I had a textbook pregnancy, everything was great the entire 9 months. In fact I loved being pregnant. I was not at all prepared for my chaotic labor experience. Brianna’s entrance into this world was not an easy one. In the last stage of my labor she had shoulder dystocia, which is just a fancy word for her shoulder getting stuck under my pubic bone. When she finally came out, the umbilical cord was wrapped around her neck and her body with a knot. She also swallowed her meconium. She was blue and an emergency healthcare team was rushed in.
Like I said I was not prepared for this, so I took it pretty hard. Throughout my pregnancy I envisioned this beautiful labor, with my baby girl draped across my chest after delivery. Instead they took her away immediately, no cutting cord, no skin to skin . And after what seemed like an eternity, I finally heard her cry. It was pretty traumatizing.
When we took her home it took me a while to get over that, and the baby blues weren’t helping either. I was home with a new baby who had a brachial plexus injury. And instead of creating nice images of my labor and delivery I was having flashbacks of what seemed like a horror movie. I couldn’t look at baby commercials, or watch my favorite show on TLC, baby story. I was envious of everyone around me who had a beautiful labor. My beautiful labor was tainted.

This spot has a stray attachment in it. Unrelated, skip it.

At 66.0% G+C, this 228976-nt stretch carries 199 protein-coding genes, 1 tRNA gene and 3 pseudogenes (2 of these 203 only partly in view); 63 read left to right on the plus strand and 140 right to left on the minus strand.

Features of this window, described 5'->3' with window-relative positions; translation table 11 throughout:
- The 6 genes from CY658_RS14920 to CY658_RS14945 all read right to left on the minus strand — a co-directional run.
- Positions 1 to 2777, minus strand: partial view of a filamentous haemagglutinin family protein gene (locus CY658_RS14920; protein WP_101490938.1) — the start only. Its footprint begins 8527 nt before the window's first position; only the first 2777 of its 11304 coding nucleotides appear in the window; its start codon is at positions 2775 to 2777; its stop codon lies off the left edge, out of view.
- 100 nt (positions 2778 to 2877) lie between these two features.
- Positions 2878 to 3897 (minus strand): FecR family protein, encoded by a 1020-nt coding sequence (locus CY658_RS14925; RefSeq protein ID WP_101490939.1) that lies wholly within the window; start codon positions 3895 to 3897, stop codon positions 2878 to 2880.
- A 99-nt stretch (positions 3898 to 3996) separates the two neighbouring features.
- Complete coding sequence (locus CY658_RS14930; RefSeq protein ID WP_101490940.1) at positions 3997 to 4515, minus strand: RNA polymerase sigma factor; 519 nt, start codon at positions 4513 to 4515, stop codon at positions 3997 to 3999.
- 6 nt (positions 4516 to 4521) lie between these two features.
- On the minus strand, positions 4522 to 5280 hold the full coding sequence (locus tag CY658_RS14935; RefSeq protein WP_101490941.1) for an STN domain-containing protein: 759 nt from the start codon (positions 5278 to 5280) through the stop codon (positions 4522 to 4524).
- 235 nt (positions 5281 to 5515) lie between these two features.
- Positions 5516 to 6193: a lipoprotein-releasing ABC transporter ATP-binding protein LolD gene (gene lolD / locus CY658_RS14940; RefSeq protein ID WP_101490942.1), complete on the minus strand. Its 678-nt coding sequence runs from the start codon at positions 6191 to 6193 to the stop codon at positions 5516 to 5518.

When I was finally able to talk about my experience without crying , I did, and to everyone. I got the typical cliche responses “you have a happy, healthy baby, just forget about it” Forget about it? If it was only that easy. I was having nightmares, flashbacks, and panic, how can I just forget? I then turned to blogging, mostly reading at first. You would be surprised how many people went through the same exact thing. It felt great connecting with people that shared the same experience, because for a while I thought the baby blues were getting the best of me and I was just being ridiculous.
So the point of this story is that talking about your traumatic labor helps, but it has to be with the right audience. I came across an awesome site where you can chat with someone or find local help http://www.postpartum.net/. Another great one is Solace for Mothers, It also deals with more serious birth trauma. It has two online communities you can join. One is a healing community, where you can share similar stories with other women. The other is if you want to learn how to help someone you know that had a traumatic labor experience.
After I talked about it with other women, I felt great. They understood. I wasn’t nuts. I felt like my experience made me a better, stronger mom. I could finally start enjoying mommyhood and figure out how to get my baby to sleep:) Let’s move on…